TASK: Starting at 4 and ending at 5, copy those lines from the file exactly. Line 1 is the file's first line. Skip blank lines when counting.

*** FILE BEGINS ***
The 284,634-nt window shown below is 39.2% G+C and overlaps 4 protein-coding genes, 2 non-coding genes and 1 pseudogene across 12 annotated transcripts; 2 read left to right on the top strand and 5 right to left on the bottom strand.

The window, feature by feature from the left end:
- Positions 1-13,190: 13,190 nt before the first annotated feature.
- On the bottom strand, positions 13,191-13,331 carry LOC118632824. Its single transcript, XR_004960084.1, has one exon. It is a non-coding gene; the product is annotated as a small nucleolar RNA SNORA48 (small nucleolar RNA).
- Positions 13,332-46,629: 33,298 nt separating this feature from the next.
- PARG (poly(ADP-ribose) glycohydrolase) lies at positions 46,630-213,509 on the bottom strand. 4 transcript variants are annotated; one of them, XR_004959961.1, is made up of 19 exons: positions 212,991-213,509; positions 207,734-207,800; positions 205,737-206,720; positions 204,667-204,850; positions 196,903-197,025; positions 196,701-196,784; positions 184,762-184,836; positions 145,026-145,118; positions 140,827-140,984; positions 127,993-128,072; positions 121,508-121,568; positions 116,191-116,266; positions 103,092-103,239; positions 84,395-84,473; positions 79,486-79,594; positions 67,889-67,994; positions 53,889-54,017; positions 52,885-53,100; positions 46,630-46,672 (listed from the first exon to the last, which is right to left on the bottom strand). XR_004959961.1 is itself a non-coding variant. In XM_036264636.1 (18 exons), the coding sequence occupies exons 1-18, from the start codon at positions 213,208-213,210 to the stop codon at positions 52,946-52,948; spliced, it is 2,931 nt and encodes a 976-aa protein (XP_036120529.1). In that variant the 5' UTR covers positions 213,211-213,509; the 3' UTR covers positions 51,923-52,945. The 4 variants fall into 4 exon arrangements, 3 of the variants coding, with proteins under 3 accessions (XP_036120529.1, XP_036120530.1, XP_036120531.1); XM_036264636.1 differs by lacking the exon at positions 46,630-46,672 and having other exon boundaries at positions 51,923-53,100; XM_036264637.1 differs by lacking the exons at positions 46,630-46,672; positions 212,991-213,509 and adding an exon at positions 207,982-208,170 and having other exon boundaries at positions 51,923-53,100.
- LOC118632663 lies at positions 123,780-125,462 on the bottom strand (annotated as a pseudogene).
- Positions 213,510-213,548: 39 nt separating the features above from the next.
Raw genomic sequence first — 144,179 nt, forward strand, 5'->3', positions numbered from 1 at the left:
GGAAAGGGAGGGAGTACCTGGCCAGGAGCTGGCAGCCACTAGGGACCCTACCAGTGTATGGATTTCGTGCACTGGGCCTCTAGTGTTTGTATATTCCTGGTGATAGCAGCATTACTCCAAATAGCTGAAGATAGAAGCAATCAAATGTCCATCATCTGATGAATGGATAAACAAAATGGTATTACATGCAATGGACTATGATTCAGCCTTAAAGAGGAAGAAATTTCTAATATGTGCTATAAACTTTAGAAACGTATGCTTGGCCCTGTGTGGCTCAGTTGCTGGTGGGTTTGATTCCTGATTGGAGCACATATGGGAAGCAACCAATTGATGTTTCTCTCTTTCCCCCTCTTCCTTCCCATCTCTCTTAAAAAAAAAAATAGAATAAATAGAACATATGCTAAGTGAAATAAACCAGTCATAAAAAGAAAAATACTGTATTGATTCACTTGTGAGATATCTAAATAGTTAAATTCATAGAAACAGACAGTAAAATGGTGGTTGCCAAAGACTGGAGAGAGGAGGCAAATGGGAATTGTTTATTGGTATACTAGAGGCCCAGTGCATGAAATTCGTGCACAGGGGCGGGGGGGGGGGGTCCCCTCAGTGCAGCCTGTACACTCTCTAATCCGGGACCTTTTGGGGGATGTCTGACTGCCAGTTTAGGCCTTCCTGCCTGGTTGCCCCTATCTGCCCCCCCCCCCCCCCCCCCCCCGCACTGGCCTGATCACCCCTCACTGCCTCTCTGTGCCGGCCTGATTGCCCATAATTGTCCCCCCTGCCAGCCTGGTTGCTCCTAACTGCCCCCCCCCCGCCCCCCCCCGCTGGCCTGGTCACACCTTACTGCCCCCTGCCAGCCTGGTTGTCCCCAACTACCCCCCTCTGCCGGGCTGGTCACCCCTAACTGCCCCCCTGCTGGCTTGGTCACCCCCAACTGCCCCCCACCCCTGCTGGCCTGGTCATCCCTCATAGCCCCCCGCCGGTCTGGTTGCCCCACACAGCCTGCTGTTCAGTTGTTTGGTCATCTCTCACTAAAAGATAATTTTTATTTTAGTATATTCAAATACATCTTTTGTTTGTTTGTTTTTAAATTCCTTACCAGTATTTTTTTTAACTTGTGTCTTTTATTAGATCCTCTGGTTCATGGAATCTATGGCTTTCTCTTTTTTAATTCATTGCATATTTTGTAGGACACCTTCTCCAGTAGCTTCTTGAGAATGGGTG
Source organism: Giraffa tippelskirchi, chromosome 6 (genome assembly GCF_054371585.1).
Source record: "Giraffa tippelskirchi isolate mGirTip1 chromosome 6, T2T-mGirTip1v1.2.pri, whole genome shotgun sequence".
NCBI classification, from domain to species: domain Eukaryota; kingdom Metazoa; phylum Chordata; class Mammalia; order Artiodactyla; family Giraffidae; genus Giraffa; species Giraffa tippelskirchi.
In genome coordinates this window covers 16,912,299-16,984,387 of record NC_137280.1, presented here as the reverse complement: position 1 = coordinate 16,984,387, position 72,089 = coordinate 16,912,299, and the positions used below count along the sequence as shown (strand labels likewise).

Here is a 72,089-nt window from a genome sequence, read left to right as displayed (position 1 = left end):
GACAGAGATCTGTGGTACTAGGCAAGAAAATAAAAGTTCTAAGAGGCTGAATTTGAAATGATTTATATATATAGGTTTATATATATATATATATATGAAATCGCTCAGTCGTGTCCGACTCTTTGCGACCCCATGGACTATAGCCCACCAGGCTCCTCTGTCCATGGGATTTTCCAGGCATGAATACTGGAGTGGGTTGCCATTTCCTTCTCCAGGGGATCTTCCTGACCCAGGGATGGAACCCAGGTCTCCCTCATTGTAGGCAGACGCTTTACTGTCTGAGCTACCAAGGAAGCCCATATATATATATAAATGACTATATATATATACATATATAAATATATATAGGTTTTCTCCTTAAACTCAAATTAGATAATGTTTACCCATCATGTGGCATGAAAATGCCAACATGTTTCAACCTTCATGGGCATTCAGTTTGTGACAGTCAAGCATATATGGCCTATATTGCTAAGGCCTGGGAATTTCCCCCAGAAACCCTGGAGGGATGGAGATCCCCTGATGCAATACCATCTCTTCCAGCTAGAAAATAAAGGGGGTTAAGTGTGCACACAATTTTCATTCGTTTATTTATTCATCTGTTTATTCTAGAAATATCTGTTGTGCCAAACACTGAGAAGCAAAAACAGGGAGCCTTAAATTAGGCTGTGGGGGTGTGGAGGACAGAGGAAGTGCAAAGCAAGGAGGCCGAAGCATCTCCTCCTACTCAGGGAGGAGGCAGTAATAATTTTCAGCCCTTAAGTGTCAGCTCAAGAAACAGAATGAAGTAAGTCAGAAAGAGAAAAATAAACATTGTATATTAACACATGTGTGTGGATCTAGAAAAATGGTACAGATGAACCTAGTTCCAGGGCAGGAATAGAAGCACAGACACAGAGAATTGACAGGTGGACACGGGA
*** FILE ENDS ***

- On the bottom strand, positions 13,191-13,331 carry LOC118632824. Its single transcript, XR_004960084.1, has one exon. It is a non-coding gene; the product is annotated as a small nucleolar RNA SNORA48 (small nucleolar RNA).
- Positions 13,332-46,629: 33,298 nt separating this feature from the next.